Percentage (%)6.5762.49.1715.31.490.770.651.231.320.770.391.25
Table 2. Physical properties of aggregates and CR.
Table 2. Physical properties of aggregates and CR.
Physical PropertiesFine AggregatesCrumb Rubber
Specific Gravity2.650.54
Water Absorption (%)2.1-
Moisture Content (%)1.3-
Fineness Modulus2.22.36
Table 3. Rubberized Geopolymer concrete Mix proportion.
Table 3. Rubberized Geopolymer concrete Mix proportion.
RunFactor A: NaOH (M)Factor B: CR (%)Fly Ash (kg/m3)CR (kg/m3)Fine Aggregate (kg/m3)NaOH (kg/m3)Sodium Silicate (kg/m3)
Table 4. RSM variables and responses.
Table 4. RSM variables and responses.
NaOH, (M)CR, %Compressive Strength
Flexural Strength
Tensile Strength
Table 5. ANOVA Result.
Table 5. ANOVA Result.
ResponseSourceSum of SquaresdfMean SquareF-Valuep-ValueSignificance
CS (MPa)Model164.01282.0054.07<0.0001Yes
Lack of Fit15.1762.53
Pure Error0.000040.0000
Cor Total179.1712
FS (MPa)Model0.982820.491413.030.0016Yes
Lack of Fit0.377260.0629
Pure Error0.000040.0000
Cor Total1.3612
TS (MPa)Model0.084650.0169204.48<0.0001Yes
Lack of Fit0.000630.0002
Pure Error0.000040.0000
Cor Total0.085212
Table 6. Model Validation.
Table 6. Model Validation.
Model Validation
CS (Mpa)FS (Mpa)TS (Mpa)
CV %7.308.343.05
Adeq. Precision20.02110.62243.972
Table 7. Optimization Goals and Results.
Table 7. Optimization Goals and Results.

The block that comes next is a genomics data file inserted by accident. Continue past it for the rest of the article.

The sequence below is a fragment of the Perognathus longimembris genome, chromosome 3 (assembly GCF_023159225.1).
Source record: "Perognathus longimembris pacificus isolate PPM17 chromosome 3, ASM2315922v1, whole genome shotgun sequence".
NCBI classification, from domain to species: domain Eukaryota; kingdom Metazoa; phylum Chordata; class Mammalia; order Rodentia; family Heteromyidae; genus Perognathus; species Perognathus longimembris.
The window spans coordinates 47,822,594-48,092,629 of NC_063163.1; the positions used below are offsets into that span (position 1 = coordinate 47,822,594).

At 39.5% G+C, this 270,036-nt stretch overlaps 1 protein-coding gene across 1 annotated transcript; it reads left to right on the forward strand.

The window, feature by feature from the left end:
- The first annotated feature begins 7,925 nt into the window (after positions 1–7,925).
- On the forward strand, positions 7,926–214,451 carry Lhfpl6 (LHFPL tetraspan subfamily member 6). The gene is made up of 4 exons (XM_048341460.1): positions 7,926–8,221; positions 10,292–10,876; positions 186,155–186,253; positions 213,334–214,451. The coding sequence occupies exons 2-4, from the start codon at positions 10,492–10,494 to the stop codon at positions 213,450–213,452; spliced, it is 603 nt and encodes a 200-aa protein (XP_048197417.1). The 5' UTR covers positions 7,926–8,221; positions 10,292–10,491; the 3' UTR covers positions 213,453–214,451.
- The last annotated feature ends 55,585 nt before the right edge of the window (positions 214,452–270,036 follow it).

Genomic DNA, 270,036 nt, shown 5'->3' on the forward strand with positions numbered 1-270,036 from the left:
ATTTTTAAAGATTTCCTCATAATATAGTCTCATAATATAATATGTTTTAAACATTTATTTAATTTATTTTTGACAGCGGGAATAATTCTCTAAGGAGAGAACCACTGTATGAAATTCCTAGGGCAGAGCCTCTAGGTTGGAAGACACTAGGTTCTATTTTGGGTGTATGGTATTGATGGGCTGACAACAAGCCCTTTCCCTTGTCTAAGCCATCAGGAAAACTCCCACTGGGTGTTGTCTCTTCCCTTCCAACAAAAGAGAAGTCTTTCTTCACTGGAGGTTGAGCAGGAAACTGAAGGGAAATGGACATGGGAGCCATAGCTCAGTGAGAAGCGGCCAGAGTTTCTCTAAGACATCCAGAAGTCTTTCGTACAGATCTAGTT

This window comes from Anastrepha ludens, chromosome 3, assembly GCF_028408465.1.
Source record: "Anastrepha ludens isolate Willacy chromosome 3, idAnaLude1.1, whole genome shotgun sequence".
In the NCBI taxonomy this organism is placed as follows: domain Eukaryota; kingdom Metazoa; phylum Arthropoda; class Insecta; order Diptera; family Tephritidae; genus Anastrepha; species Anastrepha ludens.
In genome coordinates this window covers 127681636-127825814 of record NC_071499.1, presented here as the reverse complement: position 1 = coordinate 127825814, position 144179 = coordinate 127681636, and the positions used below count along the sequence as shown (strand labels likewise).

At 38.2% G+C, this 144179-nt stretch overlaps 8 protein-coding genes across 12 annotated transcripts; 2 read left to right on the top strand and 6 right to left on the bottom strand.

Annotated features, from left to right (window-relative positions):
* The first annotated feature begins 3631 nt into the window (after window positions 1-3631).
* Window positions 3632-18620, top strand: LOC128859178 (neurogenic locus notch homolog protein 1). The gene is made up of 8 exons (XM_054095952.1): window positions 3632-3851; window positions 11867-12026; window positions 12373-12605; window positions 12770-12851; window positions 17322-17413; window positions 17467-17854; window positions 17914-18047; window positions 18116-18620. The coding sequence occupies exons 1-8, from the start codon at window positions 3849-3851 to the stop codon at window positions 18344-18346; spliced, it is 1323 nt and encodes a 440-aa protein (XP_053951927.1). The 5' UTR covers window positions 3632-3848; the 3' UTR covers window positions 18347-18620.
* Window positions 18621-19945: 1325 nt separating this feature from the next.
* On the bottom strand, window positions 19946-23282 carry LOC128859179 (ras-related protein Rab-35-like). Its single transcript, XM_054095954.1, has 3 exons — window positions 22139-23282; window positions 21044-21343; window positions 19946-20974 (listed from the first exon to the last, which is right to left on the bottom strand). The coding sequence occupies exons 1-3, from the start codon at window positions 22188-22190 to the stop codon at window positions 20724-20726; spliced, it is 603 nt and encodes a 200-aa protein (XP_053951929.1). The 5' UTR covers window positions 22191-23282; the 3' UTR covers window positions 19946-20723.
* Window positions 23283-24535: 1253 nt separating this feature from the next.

FactorsInput FactorsResponses (Output Factors)
NaOH (M)CR (%)CS (MPa)FS (MPa)TS (MPa)
GoalIn rangeIn rangeMaximizeMaximizeMaximize
Optimization Result141022.772.830.477
Desirability0.83 (83%)
Table 8. Experimental Validation Response.
Table 8. Experimental Validation Response.
PredictedExperimentalError (%)
CS (MPa)22.7725.0710.10
FS (MPa)2.833.109.54
TS (MPa)0.470.482.13
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MDPI and ACS Style

Giri, Y.G.A/L.P.; Mohammed, B.S.; Liew, M.S.; Zawawi, N.A.W.A.; Abdulkadir, I.; Singh, P.; Ravindran, G. Mechanical and Microstructural Properties of Rubberized Geopolymer Concrete: Modeling and Optimization. Buildings 2023, 13, 2021.

AMA Style

Giri YGA/LP, Mohammed BS, Liew MS, Zawawi NAWA, Abdulkadir I, Singh P, Ravindran G. Mechanical and Microstructural Properties of Rubberized Geopolymer Concrete: Modeling and Optimization. Buildings. 2023; 13(8):2021.

Chicago/Turabian Style

Giri, Yajish Giri A/L Parama, Bashar S. Mohammed, M. S. Liew, Noor Amila Wan Abdullah Zawawi, Isyaka Abdulkadir, Priyanka Singh, and Gobinath Ravindran. 2023. "Mechanical and Microstructural Properties of Rubberized Geopolymer Concrete: Modeling and Optimization" Buildings 13, no. 8: 2021.